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Buildless Vuejs

kyleparisi profile image Kyle Parisi ・2 min read

The Slide

This isn't a, "this is how you should do it", post. This more like how you could do it and works well for something like an internal dashboard. I started with this strategy because I figured it would help my coworkers be able to jump right into the source code. The only requirement to run locally or in production is an HTTP server. This makes deployment very easy. Copy files to the server.

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These 2 libraries make it all work. A side benefit to this approach is you get configurable code splitting.

.
├── [page-name]
│   └── index.html
├── css
│   └── app.css
├── favicon.ico
├── index.html
└── js
    ├── [page-name].js (each page gets a js file)
    ├── bootstrap.js (configure requirejs & global functions)
    ├── components
    │   ├── [page-name]
    │   │   └── page-component.vue
    │   └── global-component.js
    ├── library(s).js
    └── pages
        └── [page-name]
            ├── page1.vue
            └── page2.vue

Every index.html file gets 3 things to work.

  1. require.js - library which will load required files dynamically
  2. bootstrap.js - configurations for require.js and global utilities
  3. [page-name].js - page specific requires, initial state, Vue component mounting, and anything else you need for the page

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// [page-name].js
require([
  "Vue"
  // library(s).js,

  // components/global-component.js,

  // components/[page-name]/page-component.js,
], function(Vue/*, library(s)*/) {
  new Vue({
    el: '#app',
    data: window.data
  });
});

In the above snippet, require([<stuff>, is where the "code splitting" happens. Of course everything in that array will be a network request. Another very nice benefit is that you don't have to register your vue components! The last benefit I found is that the .vue files are easily readable in devtools.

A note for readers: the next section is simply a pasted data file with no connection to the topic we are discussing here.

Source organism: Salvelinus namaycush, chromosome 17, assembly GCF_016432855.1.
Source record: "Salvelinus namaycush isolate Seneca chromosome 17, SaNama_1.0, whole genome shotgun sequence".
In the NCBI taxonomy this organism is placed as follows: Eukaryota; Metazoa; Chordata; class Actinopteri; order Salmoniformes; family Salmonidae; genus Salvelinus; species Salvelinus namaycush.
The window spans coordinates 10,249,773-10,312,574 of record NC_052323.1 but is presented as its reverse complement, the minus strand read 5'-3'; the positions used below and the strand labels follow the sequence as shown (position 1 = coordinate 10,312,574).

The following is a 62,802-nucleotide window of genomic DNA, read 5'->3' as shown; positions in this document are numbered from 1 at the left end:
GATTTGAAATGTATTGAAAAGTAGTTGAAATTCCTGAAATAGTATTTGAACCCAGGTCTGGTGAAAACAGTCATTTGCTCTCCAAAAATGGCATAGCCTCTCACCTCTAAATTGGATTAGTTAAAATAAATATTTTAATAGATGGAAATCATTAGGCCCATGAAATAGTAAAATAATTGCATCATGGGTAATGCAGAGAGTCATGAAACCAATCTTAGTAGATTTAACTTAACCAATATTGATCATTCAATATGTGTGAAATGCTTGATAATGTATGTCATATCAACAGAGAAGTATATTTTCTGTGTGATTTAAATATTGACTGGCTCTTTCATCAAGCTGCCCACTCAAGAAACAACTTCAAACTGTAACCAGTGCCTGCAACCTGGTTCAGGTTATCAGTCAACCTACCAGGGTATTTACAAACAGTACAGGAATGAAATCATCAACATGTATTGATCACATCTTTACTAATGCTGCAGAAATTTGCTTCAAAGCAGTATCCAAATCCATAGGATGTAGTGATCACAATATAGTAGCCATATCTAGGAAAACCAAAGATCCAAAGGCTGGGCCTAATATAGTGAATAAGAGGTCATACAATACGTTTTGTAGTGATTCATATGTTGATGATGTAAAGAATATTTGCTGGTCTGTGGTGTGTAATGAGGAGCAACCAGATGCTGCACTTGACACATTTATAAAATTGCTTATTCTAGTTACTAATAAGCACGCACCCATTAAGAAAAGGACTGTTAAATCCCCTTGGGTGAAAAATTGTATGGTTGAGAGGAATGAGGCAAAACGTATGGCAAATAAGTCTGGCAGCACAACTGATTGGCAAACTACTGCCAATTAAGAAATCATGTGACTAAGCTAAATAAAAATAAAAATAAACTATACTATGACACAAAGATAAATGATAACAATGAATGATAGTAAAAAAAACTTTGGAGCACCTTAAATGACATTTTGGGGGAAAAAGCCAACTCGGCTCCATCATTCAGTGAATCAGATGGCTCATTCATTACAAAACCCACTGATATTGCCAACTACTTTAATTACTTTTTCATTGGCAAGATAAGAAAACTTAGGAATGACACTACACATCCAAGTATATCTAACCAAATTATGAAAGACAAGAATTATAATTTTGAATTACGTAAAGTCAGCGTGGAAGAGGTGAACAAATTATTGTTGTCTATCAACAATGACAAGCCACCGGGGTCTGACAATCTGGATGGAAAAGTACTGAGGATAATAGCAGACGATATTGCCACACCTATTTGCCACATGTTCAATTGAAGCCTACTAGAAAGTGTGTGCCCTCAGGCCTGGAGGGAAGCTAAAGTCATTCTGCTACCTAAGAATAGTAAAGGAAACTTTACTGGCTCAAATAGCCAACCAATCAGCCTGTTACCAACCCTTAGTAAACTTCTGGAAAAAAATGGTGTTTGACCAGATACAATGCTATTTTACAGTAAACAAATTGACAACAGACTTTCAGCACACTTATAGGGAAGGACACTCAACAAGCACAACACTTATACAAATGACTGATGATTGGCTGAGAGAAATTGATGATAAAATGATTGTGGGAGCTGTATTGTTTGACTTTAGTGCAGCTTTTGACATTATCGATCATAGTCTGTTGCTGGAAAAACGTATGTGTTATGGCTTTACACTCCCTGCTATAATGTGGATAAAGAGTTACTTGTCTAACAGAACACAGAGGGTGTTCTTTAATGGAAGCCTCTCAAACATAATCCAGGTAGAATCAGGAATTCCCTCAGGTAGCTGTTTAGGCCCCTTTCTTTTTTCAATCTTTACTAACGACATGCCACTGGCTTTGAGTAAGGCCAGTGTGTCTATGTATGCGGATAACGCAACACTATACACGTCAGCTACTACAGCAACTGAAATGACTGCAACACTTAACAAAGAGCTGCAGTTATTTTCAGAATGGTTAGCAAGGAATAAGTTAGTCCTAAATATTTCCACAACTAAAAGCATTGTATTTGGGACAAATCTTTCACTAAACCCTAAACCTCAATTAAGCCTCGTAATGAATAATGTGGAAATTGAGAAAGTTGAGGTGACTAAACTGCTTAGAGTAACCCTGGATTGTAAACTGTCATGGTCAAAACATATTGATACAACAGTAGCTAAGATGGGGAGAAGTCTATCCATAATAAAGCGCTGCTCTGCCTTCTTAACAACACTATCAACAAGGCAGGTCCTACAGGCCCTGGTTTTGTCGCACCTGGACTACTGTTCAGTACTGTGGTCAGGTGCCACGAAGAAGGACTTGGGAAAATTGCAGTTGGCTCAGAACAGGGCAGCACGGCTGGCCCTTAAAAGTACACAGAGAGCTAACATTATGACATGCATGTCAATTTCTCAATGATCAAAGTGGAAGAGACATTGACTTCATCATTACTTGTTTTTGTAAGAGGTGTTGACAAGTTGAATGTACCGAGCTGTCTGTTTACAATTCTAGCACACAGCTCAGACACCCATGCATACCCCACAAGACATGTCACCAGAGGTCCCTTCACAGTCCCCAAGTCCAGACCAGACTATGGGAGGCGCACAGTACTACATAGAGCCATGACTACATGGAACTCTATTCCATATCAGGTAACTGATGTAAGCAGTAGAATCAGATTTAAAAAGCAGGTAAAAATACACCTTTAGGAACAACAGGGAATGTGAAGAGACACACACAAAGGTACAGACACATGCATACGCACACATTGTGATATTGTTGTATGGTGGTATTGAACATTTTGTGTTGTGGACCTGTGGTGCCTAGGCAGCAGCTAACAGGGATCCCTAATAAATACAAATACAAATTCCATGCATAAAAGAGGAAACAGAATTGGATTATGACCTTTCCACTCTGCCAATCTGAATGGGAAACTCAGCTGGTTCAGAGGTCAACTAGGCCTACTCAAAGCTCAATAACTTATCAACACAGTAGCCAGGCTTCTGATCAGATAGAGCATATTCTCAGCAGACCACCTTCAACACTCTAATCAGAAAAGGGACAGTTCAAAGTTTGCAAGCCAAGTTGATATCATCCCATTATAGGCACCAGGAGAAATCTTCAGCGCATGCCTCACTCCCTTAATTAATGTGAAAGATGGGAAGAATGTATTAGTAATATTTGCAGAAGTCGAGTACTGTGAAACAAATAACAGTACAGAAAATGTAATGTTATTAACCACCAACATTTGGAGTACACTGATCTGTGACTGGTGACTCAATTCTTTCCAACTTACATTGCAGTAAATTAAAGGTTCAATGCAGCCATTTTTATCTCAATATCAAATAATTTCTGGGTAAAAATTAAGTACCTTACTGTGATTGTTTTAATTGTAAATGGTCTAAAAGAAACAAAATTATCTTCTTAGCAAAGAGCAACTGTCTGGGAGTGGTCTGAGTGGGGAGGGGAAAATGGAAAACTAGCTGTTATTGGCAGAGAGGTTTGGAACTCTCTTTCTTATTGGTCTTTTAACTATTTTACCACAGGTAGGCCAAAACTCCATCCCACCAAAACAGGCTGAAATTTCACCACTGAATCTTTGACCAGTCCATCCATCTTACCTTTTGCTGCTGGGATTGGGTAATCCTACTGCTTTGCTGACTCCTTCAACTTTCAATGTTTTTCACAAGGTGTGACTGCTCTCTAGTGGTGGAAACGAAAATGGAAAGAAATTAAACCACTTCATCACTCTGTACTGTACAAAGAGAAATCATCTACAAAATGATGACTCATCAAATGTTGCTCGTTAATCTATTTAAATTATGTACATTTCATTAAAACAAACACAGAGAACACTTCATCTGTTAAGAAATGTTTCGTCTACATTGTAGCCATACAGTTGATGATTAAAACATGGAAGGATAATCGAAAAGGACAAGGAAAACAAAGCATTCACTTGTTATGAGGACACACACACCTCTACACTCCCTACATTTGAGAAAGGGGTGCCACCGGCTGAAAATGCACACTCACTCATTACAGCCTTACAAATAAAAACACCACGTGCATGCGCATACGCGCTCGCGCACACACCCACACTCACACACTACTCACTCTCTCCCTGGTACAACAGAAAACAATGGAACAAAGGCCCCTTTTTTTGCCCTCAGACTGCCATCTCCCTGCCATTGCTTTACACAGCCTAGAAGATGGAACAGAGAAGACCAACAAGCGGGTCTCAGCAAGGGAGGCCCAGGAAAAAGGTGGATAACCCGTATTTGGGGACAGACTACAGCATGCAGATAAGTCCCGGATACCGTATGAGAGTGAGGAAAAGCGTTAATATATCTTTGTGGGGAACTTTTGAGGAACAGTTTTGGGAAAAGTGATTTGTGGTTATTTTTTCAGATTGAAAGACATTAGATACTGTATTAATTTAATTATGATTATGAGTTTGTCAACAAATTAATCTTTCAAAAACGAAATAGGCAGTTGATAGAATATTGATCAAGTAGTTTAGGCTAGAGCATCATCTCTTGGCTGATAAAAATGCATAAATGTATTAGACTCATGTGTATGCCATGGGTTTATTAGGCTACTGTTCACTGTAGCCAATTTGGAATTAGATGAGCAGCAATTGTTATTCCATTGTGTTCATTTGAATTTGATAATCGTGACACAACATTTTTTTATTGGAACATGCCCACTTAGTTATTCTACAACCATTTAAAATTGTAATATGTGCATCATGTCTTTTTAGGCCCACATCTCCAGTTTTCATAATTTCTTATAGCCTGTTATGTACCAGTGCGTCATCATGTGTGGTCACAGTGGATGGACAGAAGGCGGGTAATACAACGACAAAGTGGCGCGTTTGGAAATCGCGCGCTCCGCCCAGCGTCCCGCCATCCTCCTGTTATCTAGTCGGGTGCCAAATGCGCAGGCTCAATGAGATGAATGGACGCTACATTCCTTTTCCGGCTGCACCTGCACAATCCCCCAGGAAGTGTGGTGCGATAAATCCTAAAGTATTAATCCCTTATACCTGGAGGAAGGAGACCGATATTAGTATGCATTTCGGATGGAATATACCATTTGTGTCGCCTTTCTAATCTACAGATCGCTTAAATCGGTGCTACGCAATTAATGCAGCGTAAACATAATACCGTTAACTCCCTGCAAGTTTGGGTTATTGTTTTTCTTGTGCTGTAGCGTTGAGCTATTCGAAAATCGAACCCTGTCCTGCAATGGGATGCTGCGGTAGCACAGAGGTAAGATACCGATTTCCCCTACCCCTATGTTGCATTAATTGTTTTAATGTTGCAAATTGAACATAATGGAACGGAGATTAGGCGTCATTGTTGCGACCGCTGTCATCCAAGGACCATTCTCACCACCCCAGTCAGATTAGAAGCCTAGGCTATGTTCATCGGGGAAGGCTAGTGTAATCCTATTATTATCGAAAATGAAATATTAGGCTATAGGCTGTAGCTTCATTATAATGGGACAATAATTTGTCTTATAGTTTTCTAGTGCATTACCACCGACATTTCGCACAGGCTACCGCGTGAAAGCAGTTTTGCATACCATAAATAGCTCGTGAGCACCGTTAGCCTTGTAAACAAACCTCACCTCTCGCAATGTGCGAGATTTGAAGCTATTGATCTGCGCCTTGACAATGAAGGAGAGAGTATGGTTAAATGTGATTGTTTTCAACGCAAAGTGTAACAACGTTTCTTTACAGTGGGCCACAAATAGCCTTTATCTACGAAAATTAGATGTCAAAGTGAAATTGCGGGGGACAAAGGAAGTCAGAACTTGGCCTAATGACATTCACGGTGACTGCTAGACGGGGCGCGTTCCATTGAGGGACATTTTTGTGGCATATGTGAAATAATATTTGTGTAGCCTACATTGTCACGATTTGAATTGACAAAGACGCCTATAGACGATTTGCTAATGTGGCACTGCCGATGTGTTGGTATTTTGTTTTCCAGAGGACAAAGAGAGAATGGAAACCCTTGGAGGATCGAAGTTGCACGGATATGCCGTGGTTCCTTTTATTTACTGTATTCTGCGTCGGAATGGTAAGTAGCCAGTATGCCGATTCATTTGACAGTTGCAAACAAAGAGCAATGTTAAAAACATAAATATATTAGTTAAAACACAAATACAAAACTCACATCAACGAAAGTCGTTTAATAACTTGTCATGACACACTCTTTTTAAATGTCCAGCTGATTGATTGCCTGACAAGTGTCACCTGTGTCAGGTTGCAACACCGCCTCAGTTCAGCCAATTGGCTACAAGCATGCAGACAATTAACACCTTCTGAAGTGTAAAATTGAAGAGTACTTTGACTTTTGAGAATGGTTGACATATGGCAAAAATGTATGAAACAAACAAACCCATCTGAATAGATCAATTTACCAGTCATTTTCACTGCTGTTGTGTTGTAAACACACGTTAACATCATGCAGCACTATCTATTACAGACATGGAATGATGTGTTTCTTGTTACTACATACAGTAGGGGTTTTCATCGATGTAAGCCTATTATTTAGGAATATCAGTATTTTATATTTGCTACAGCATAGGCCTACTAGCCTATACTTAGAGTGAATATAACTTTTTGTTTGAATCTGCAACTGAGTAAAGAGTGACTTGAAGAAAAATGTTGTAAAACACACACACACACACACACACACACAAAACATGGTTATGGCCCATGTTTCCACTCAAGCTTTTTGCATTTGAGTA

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In my setup I went the lazy route and use a global state object (window.data) to control the vuejs data. This approach can be tricky to understand when js will observe a change. But if I'd like to mock a state, it is pretty pleasant just modifying that object in the console.

For reference:

Buildless-vuejs

Pretty basic way to develop a vuejs app.

Running local

Only requirement is an http server. Here is how I do it:

# in ~/.bash_profile
function server() {
    local port="${1:-8000}"
    open "http://localhost:${port}/" && python -m SimpleHTTPServer "$port"
}
server

Then open http://localhost:8000.

Running remote

Upload to CDN or AWS S3 hosting bucket.

Posted on by:

kyleparisi profile

Kyle Parisi

@kyleparisi

Working on https://buildapart.io, https://fluxion.app in my spare time.

Discussion

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Editor guide
 

@kyleparisi

As far as I can tell vue cli 3 does a pretty good job at producing a clean and lean/optimized build that can be just pushed to production.

Is there a real use case for buildless-vue ? I am not being judgemental. I am not an expert on Vue.js and hence the question.

 

of course!! you can found several use cases, for instance, you can have your website in WordPress or something similar, and then use Buildless VueJS to create a better Register Form with fancy features like a Wizard Assistance. (I just did it in a client's website)

I usually have to work with WordPress plugins, so I really love Buildless VueJS, it allow me integrate VueJS only on specific zones and put it on a simple plugin in a very easy way.

 

Fair question. It's a matter of preference and needs. I suspected that my coworker hated anything cli related so I tried to make it as easy as possible for them. If the project were public facing, I probably would have used a build step (as all of our public projects do) regardless of my coworkers opinions. If I have to start another internal project, I probably will repeat this pattern because it's easy on the mind and spirit.

 

Neat. I am using ES modules instead of requirejs and that works decently well. I found 3 downsides to this approach:

  • adding new components etc is a few lines of manual work (acceptable)
  • CSS cannot be scoped without using lit-element components (acceptable)
  • npm packages that are not ESM ready need a simple conversion (mildly inconvenient)

For non-production, or light hobby websites, I find this perfectly acceptable, and I really prefer being able to edit html/js without heavy building that takes hundreds of megabytes of disk space. This way I can also use my custom Node.js server without having to wrestle with Nuxt or similar, but of course, to each their own.

 

Is there a reason it needs a server?

:: Nevermind I get it now ::